Hilltop on the Hill 2013

Eight students are in Washington, D.C., in October 2013 as part of SMU’s Hilltop on the Hill program. The students will visit media and government sites, and meet with political communicators, journalists and SMU alumni. The trip is led by Rita Kirk, professor of communication studies in Meadows School of the Arts and director of the Maguire Center for Ethics & Public Responsibility; Sandra Duhé, chair of communication studies, associate professor and director of the Meadows School’s public relations program; and Candy Crespo, assistant director of the Maguire Center for Ethics & Public Responsibility. Endowed by the Bauer Foundation, the Hilltop on the Hill program also takes students studying political communication to political party conventions, the presidential Inauguration and the G8 Economic Summit.

How the media make memories that last

An update from Sasha, a senior majoring in corporate communications in Meadows School of the Arts and Spanish in Dedman College: It is incredible the way our memories work. We can spend hours in a classroom hearing the same thing over and over again and still never be able to recall that information, but it only takes a split second looking at an image of two flaming towers in New York to forever remember a moment of terror. The news is one of those things that create memory for us. How is it that we hardly remember what was in the Dallas Morning News this morning, but we can tell you all about Monica Lewinsky or OJ Simpson? The way [...]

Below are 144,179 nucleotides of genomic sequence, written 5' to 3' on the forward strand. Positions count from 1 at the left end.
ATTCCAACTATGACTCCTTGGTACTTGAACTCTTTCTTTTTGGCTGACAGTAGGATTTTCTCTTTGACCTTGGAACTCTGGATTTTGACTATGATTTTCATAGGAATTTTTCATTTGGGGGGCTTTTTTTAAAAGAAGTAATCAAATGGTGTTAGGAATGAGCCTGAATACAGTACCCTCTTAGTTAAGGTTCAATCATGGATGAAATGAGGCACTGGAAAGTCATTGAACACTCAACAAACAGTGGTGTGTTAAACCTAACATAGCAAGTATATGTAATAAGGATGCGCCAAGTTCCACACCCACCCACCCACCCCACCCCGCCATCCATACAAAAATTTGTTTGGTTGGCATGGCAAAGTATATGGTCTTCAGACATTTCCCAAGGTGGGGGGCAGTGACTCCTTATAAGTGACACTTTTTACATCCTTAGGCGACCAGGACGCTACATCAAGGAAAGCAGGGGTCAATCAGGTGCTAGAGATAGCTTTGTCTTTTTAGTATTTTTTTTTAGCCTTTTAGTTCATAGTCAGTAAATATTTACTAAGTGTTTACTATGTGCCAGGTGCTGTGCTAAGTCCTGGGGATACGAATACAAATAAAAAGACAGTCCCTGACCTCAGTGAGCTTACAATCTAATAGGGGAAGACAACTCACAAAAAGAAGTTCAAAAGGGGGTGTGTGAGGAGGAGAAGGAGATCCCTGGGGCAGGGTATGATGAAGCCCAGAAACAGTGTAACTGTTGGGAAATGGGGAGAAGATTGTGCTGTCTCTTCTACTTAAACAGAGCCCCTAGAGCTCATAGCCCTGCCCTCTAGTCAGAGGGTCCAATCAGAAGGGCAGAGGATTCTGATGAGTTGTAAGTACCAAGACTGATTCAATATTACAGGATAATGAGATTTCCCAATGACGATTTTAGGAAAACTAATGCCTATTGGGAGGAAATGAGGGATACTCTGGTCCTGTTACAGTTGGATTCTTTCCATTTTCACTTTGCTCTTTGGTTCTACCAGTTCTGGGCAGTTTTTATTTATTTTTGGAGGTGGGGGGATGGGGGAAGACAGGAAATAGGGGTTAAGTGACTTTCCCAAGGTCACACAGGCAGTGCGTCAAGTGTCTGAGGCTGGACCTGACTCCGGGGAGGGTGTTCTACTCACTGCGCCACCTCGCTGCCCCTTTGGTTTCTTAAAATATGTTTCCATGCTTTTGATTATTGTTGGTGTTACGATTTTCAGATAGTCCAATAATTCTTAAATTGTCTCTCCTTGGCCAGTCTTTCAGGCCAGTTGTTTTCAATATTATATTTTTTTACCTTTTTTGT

2013-10-15T12:00:07+00:00 October 14th, 2013|Hilltop on the Hill 2013|

Lessons from a global local PR company

An update from Briana, a sophomore Hunt Scholar majoring in political science in Dedman College and communication studies in Meadows School of the Arts:  “Only a life lived for others is a life worth living.” Albert Einstein’s words elicit the type of company Edelman is with its concern for its clients' cultivation of ethics and integrity as well as for maintaining its own principle values. Edelman PR is the definition of a global local company. Edelman has 67 offices around the world — demonstrating the breadth of the company — and yet it also has a sense of genuine authenticity — illustrating its depth. While at Edelman, we, the Hilltop students, spoke with four people, two of whom are SMU alumni [...]

2013-10-28T11:20:59+00:00 October 14th, 2013|Hilltop on the Hill 2013|

‘Too Long Have Others Spoken for Us’

An update from Alexandra, a junior majoring in psychology and English with a minor in women's and gender studies in Dedman College of Humanities and Sciences: What do Susan B. Anthony, Randy Shilts, and Ida B. Wells have in common, besides lives devoted to advocating for minority groups? I answered that question today while exploring a display titled “Too Long Have Others Spoken For Us” in the Newseum, a museum of news and journalism in the heart of Washington, D.C. There, I learned that all three activists created their own publications in order to more effectively advocate for social issues. A photo of the exhibit honoring Elizabeth Cady Stanton and Susan B. Anthony’s contributions to women’s suffrage, which ultimately led [...]

2013-10-14T11:31:18+00:00 October 14th, 2013|Hilltop on the Hill 2013|

9/11 through a media lens